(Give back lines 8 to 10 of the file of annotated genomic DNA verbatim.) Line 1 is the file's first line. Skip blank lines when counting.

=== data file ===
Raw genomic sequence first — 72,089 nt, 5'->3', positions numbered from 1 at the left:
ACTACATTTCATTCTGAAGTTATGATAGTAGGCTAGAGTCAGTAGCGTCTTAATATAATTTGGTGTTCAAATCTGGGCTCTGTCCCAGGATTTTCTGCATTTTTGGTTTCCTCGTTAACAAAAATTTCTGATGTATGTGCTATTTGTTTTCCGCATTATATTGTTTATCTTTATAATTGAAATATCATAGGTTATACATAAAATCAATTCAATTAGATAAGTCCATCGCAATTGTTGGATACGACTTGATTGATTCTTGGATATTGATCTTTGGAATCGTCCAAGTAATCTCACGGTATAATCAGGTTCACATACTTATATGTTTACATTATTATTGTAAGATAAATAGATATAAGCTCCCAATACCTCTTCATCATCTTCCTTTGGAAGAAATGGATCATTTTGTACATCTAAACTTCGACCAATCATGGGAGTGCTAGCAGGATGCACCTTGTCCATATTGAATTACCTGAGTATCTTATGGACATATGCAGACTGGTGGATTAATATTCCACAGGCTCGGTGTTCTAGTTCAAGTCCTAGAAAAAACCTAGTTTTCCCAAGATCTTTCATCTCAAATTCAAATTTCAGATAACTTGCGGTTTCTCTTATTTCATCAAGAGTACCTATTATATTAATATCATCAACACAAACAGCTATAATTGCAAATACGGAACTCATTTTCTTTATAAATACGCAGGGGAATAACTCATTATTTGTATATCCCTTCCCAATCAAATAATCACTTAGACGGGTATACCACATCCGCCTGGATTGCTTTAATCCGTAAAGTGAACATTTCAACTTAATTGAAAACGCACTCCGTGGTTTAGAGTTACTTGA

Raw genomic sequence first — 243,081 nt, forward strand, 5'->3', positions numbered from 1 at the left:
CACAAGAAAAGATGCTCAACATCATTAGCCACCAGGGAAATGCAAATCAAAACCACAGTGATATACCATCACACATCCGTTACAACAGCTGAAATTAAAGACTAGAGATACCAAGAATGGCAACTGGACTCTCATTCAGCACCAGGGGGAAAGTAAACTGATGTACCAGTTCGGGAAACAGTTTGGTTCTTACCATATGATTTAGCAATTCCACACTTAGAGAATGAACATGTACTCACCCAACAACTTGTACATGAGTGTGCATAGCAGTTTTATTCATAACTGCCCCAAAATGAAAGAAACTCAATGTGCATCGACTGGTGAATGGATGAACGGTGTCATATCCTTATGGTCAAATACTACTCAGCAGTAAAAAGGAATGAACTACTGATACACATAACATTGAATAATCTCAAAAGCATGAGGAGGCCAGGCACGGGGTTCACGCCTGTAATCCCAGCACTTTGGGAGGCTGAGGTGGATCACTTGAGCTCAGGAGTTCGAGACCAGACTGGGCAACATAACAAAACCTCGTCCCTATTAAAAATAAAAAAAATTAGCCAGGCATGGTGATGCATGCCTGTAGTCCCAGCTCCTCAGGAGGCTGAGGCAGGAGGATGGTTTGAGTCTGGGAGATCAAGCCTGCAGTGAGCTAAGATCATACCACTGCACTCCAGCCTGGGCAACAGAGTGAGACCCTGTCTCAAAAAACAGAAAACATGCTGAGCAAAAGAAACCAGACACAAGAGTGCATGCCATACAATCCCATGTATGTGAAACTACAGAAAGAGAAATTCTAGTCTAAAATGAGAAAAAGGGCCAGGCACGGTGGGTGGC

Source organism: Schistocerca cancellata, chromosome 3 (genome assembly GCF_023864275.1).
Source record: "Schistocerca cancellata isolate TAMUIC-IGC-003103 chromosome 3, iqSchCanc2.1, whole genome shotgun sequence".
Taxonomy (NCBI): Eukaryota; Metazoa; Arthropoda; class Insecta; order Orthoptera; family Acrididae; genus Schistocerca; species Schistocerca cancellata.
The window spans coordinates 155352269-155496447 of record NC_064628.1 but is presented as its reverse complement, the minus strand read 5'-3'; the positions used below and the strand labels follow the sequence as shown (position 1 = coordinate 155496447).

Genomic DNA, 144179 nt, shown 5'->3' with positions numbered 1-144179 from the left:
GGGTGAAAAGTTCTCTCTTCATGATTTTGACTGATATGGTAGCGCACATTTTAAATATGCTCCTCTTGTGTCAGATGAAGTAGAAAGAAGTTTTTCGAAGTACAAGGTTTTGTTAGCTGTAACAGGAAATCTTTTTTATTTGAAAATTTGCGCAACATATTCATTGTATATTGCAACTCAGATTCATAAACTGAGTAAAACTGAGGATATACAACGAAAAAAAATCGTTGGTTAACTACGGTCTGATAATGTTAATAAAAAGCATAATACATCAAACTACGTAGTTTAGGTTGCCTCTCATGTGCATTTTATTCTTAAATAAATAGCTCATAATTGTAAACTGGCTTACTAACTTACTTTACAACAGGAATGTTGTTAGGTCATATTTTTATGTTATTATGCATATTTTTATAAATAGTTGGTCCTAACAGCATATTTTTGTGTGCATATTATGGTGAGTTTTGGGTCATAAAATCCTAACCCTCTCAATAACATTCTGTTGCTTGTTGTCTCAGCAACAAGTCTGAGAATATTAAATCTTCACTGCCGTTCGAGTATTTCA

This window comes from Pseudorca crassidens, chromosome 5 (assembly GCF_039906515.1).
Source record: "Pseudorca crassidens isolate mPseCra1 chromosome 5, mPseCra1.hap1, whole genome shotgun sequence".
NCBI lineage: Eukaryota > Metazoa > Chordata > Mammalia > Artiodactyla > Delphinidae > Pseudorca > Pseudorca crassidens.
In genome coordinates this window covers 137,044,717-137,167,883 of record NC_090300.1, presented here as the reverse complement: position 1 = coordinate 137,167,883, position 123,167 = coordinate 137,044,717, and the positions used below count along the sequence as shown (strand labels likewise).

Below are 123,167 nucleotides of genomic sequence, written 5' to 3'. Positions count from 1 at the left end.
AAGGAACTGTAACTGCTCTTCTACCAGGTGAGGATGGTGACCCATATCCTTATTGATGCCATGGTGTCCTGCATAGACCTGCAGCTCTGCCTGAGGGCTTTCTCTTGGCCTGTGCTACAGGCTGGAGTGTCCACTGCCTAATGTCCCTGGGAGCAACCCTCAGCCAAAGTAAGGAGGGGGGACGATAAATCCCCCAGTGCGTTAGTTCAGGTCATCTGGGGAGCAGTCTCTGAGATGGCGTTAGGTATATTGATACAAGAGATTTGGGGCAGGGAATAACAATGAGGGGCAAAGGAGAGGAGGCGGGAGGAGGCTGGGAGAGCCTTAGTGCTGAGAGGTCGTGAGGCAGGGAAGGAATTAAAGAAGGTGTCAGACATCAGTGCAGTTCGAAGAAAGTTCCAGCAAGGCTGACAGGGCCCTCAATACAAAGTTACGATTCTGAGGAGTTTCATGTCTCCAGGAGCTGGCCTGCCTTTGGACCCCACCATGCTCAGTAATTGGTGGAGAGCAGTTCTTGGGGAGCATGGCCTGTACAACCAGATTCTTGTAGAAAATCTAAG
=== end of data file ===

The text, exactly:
The window spans coordinates 155352269-155496447 of record NC_064628.1 but is presented as its reverse complement, the minus strand read 5'-3'; the positions used below and the strand labels follow the sequence as shown (position 1 = coordinate 155496447).

Genomic DNA, 144179 nt, shown 5'->3' with positions numbered 1-144179 from the left:
GGGTGAAAAGTTCTCTCTTCATGATTTTGACTGATATGGTAGCGCACATTTTAAATATGCTCCTCTTGTGTCAGATGAAGTAGAAAGAAGTTTTTCGAAGTACAAGGTTTTGTTAGCTGTAACAGGAAATCTTTTTTATTTGAAAATTTGCGCAACATATTCATTGTATATTGCAACTCAGATTCATAAACTGAGTAAAACTGAGGATATACAACGAAAAAAAATCGTTGGTTAACTACGGTCTGATAATGTTAATAAAAAGCATAATACATCAAACTACGTAGTTTAGGTTGCCTCTCATGTGCATTTTATTCTTAAATAAATAGCTCATAATTGTAAACTGGCTTACTAACTTACTTTACAACAGGAATGTTGTTAGGTCATATTTTTATGTTATTATGCATATTTTTATAAATAGTTGGTCCTAACAGCATATTTTTGTGTGCATATTATGGTGAGTTTTGGGTCATAAAATCCTAACCCTCTCAATAACATTCTGTTGCTTGTTGTCTCAGCAACAAGTCTGAGAATATTAAATCTTCACTGCCGTTCGAGTATTTCA